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When Bob Dylan sang “the times they are a-changin’,” he wasn’t kidding. Recently I glanced over at my seventeen-year-old son doing his homework. While he was online doing research for a paper, he was also instant messaging four of his friends-all of this while listening to his iPod and typing words into his research paper. He explained to me that he’s able to work better when he has a lot of stuff going on. It helps his concentration. What a contrast from the time I got irritated at the librarian at the University of Northern Iowa for whispering too loudly while I worked on a research paper. The times they are a-changin’. Read more
I am a lifelong evangelical; in the womb I kicked out praises, in grade school I memorized hundreds of verses, and in high school I worked for my church’s youth programs. One summer the church pastor (male by theological necessity) called a meeting of our staff: a female director, five female high schoolers and one male high schooler. The pastor informed us that while our positions were identical—summer staff—the boy would be paid more than the girls because he was the only male. “He’ll be working harder, because he’ll have to mentor all the boys,” is what I remember the pastor saying. The amount of money was trivial, but the message was enormous.    Read more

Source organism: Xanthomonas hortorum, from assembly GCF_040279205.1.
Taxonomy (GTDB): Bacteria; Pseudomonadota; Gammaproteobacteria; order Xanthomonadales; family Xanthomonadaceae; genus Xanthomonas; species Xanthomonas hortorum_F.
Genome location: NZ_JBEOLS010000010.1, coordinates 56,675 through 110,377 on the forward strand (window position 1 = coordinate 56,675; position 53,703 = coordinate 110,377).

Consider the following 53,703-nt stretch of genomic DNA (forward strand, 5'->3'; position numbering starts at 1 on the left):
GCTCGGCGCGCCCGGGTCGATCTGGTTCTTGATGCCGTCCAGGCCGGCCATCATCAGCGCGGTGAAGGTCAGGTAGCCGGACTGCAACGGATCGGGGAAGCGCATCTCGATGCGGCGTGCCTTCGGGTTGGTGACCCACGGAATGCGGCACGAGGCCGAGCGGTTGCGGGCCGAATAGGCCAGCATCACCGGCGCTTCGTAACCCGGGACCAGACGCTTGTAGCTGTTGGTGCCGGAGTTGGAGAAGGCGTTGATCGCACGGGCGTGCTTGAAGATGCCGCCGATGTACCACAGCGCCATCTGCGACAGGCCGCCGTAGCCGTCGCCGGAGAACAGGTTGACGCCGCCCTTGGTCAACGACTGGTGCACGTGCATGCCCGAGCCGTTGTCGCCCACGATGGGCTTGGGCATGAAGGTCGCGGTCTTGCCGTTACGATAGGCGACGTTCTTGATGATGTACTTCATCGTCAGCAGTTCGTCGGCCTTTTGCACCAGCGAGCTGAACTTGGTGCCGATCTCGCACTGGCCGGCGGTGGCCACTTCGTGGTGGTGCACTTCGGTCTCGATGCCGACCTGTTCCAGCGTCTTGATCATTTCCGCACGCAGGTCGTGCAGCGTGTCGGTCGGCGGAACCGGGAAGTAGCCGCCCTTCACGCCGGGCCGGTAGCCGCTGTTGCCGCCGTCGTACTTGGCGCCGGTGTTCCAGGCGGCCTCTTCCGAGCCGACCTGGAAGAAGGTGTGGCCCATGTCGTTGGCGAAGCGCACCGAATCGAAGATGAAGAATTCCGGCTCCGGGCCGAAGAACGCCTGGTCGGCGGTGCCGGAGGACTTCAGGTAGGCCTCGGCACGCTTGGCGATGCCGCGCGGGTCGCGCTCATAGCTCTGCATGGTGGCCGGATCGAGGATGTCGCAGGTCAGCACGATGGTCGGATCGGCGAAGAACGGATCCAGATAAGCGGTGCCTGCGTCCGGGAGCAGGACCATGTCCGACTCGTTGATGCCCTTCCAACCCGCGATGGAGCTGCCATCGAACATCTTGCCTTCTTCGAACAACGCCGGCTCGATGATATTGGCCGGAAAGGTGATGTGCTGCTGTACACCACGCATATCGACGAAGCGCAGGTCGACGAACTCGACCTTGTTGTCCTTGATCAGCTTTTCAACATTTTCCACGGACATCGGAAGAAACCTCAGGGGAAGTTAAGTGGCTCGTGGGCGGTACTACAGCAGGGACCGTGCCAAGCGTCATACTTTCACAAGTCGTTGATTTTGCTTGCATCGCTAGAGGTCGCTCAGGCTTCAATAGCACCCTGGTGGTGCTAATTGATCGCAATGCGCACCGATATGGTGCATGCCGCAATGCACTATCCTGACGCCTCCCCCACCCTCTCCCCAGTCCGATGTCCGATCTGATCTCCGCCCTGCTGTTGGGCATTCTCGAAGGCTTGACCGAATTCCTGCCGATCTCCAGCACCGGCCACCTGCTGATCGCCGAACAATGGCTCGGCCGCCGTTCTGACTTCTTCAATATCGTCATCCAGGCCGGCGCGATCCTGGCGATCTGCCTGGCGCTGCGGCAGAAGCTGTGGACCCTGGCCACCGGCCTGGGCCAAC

I am a fervent patron of the “chick flick;” don’t get me wrong. These films offer a specific promise that my sensibilities won’t be rocked, that the experience will be safe. Before settling into my sunken movie seat, with compressed popcorn blooms held fast, I know how it’s going to end: gratifyingly gushy. Yet at the same time, I know it is going to reiterate the fixed roles that men and women supposedly ought to play in finding true love. I know it is going to showcase the specific gender identities for which the chick flick genre is known. Typically, the man is the one to realize his failings, atone for his sins, and recoup the relationship before it’s too late. Ideally, the woman indulges his appeals, quickly mounts his contemporary stallion, and rides off into dusk to be with him forever. Read more
It is rare to encounter people in the United States who understand what I do. “You’re an anthropologist?” They say. “How interesting! Is that like Indiana Jones or more like Jurassic Park?” I exaggerate (a bit), but anthropology is not a widely understood discipline in this country. I would also say, based on my highly unscientific study, that it is even less understood in the church. Anthropology’s traditional anti-missionary bias, combined with a general distrust of “-ologies” of various sorts, has led anthropology to be a weak voice in U.S. Christianity. Read more
Imagine yourself a teenage girl, strolling through your local Christian book store, when a small book that sounds too good to be true catches your eye. Someone actually wrote a book that claims to expose the workings of teenage guys? “It’s the inside scoop you’ve been waiting for! You’ll come to not only understand him, but also know what he might really be thinking about you,” the back cover reads.  Read more